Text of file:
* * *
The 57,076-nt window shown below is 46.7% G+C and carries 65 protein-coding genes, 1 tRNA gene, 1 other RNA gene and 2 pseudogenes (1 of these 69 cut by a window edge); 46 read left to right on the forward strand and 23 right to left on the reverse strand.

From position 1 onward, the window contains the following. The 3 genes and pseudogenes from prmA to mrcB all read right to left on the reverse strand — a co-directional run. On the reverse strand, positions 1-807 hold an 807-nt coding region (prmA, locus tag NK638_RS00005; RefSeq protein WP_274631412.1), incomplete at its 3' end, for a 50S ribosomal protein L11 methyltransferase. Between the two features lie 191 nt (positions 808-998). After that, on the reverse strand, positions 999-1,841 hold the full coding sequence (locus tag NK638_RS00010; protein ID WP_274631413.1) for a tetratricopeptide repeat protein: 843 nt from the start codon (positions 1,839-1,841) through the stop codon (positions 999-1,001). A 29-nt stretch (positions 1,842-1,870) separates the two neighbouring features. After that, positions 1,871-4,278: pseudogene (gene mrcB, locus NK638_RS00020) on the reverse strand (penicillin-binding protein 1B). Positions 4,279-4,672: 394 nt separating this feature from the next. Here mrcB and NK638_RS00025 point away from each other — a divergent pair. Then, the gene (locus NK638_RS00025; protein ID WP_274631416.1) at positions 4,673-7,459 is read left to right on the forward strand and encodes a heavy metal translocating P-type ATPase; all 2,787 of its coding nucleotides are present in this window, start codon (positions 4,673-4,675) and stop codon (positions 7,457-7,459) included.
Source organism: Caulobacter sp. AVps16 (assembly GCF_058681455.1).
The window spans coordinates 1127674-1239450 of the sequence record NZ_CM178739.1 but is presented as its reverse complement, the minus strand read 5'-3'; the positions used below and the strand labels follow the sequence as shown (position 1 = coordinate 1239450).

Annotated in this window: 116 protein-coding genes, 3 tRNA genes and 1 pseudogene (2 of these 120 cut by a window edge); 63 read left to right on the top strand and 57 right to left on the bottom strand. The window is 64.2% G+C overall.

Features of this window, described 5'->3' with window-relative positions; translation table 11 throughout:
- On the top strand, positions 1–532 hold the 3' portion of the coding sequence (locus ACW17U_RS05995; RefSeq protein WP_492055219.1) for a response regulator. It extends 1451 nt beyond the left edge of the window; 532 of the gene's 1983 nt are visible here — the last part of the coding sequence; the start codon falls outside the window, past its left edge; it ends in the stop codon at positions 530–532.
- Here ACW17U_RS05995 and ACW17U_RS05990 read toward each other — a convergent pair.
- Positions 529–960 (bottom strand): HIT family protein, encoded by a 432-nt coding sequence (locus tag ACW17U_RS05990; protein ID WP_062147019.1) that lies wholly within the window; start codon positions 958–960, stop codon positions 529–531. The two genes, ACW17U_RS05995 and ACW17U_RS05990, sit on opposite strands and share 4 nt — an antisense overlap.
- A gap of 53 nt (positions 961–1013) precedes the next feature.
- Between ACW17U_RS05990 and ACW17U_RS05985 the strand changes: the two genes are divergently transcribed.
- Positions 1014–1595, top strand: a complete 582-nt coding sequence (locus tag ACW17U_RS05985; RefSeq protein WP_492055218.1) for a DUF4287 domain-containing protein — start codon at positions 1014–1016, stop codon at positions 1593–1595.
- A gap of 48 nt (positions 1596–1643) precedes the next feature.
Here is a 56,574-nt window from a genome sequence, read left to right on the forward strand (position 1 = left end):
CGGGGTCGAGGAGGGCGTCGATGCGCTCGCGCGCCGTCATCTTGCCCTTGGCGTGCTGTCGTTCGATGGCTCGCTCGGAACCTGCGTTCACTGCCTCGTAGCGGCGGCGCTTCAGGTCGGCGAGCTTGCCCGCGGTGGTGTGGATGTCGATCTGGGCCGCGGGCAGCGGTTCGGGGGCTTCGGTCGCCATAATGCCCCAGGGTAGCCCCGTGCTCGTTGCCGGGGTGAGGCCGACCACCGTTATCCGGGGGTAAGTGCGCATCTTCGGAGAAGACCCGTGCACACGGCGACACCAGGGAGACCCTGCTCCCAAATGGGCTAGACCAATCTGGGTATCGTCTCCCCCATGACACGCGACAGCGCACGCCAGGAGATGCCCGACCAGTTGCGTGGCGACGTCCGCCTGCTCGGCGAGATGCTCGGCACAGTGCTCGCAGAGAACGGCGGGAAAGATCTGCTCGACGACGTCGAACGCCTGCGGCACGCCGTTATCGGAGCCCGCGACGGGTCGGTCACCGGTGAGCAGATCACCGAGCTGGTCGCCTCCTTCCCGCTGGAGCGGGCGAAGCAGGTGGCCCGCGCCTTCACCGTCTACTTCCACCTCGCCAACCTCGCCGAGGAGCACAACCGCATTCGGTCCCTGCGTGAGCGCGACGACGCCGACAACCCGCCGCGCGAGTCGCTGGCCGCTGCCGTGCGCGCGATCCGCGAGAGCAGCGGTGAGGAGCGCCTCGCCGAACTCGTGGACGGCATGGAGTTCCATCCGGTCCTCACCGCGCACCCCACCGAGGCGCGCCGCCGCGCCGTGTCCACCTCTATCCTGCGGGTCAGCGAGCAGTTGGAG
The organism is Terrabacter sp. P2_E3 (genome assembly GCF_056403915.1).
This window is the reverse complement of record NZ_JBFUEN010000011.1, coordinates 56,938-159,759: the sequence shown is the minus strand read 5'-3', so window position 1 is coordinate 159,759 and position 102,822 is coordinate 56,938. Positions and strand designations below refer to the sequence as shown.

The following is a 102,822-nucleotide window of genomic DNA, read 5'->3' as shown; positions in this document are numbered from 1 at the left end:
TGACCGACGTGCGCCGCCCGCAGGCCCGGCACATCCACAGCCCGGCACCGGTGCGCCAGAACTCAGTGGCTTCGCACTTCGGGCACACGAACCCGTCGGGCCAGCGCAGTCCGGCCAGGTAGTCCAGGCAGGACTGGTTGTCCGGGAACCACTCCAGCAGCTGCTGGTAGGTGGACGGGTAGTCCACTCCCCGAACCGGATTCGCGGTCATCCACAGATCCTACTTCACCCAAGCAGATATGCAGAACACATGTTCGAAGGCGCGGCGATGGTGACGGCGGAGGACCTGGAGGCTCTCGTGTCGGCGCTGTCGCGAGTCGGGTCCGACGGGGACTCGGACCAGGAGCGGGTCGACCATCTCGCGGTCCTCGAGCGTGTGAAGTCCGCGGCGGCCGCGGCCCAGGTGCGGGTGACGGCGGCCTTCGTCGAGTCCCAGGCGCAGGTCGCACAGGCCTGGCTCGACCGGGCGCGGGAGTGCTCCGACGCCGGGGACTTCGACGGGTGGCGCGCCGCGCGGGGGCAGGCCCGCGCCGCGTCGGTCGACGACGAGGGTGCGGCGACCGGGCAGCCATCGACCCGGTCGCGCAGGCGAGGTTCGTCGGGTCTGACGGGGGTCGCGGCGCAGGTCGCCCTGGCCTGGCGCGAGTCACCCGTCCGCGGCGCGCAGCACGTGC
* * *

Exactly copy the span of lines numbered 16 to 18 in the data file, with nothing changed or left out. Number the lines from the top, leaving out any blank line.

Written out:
The organism is Terrabacter sp. P2_E3 (genome assembly GCF_056403915.1).
This window is the reverse complement of record NZ_JBFUEN010000011.1, coordinates 56,938-159,759: the sequence shown is the minus strand read 5'-3', so window position 1 is coordinate 159,759 and position 102,822 is coordinate 56,938. Positions and strand designations below refer to the sequence as shown.

The following is a 102,822-nucleotide window of genomic DNA, read 5'->3' as shown; positions in this document are numbered from 1 at the left end: